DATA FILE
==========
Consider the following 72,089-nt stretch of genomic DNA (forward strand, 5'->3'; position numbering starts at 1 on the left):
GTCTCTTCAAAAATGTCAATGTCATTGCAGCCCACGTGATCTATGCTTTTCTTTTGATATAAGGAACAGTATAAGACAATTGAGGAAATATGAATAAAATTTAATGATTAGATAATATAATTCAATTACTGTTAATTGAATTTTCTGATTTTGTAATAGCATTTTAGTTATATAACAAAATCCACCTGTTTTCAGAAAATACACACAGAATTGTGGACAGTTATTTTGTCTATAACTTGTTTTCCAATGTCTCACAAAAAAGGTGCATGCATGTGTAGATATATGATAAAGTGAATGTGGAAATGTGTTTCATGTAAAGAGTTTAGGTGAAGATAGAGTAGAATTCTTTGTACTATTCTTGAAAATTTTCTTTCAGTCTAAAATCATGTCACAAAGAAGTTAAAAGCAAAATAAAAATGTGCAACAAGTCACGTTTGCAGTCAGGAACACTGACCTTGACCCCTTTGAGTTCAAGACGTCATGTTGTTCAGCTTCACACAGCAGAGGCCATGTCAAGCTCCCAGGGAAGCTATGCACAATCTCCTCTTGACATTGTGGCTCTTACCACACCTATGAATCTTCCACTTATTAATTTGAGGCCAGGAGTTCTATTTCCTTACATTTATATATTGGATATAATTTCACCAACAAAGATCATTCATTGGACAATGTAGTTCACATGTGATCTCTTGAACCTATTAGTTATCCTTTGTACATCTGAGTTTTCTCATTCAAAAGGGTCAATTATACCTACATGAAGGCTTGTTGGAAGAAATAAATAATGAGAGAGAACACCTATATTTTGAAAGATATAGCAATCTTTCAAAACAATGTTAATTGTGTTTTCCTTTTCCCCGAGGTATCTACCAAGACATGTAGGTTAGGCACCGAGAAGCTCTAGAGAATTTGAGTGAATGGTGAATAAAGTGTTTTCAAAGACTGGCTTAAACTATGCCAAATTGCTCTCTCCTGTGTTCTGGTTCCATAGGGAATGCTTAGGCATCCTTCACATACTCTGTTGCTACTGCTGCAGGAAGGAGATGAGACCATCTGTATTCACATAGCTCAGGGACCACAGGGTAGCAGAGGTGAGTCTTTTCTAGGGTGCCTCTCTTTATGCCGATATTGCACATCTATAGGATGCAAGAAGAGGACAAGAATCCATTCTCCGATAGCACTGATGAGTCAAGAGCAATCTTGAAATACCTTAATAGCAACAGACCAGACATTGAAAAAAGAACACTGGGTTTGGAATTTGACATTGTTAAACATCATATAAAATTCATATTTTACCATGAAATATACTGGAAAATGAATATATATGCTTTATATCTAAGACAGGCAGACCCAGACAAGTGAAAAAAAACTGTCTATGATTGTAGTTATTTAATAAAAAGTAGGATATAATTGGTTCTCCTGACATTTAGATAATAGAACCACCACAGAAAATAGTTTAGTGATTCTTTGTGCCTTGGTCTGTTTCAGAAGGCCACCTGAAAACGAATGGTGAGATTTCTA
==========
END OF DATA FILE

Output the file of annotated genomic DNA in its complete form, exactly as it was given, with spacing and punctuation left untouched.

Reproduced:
Consider the following 72,089-nt stretch of genomic DNA (forward strand, 5'->3'; position numbering starts at 1 on the left):
GTCTCTTCAAAAATGTCAATGTCATTGCAGCCCACGTGATCTATGCTTTTCTTTTGATATAAGGAACAGTATAAGACAATTGAGGAAATATGAATAAAATTTAATGATTAGATAATATAATTCAATTACTGTTAATTGAATTTTCTGATTTTGTAATAGCATTTTAGTTATATAACAAAATCCACCTGTTTTCAGAAAATACACACAGAATTGTGGACAGTTATTTTGTCTATAACTTGTTTTCCAATGTCTCACAAAAAAGGTGCATGCATGTGTAGATATATGATAAAGTGAATGTGGAAATGTGTTTCATGTAAAGAGTTTAGGTGAAGATAGAGTAGAATTCTTTGTACTATTCTTGAAAATTTTCTTTCAGTCTAAAATCATGTCACAAAGAAGTTAAAAGCAAAATAAAAATGTGCAACAAGTCACGTTTGCAGTCAGGAACACTGACCTTGACCCCTTTGAGTTCAAGACGTCATGTTGTTCAGCTTCACACAGCAGAGGCCATGTCAAGCTCCCAGGGAAGCTATGCACAATCTCCTCTTGACATTGTGGCTCTTACCACACCTATGAATCTTCCACTTATTAATTTGAGGCCAGGAGTTCTATTTCCTTACATTTATATATTGGATATAATTTCACCAACAAAGATCATTCATTGGACAATGTAGTTCACATGTGATCTCTTGAACCTATTAGTTATCCTTTGTACATCTGAGTTTTCTCATTCAAAAGGGTCAATTATACCTACATGAAGGCTTGTTGGAAGAAATAAATAATGAGAGAGAACACCTATATTTTGAAAGATATAGCAATCTTTCAAAACAATGTTAATTGTGTTTTCCTTTTCCCCGAGGTATCTACCAAGACATGTAGGTTAGGCACCGAGAAGCTCTAGAGAATTTGAGTGAATGGTGAATAAAGTGTTTTCAAAGACTGGCTTAAACTATGCCAAATTGCTCTCTCCTGTGTTCTGGTTCCATAGGGAATGCTTAGGCATCCTTCACATACTCTGTTGCTACTGCTGCAGGAAGGAGATGAGACCATCTGTATTCACATAGCTCAGGGACCACAGGGTAGCAGAGGTGAGTCTTTTCTAGGGTGCCTCTCTTTATGCCGATATTGCACATCTATAGGATGCAAGAAGAGGACAAGAATCCATTCTCCGATAGCACTGATGAGTCAAGAGCAATCTTGAAATACCTTAATAGCAACAGACCAGACATTGAAAAAAGAACACTGGGTTTGGAATTTGACATTGTTAAACATCATATAAAATTCATATTTTACCATGAAATATACTGGAAAATGAATATATATGCTTTATATCTAAGACAGGCAGACCCAGACAAGTGAAAAAAAACTGTCTATGATTGTAGTTATTTAATAAAAAGTAGGATATAATTGGTTCTCCTGACATTTAGATAATAGAACCACCACAGAAAATAGTTTAGTGATTCTTTGTGCCTTGGTCTGTTTCAGAAGGCCACCTGAAAACGAATGGTGAGATTTCTA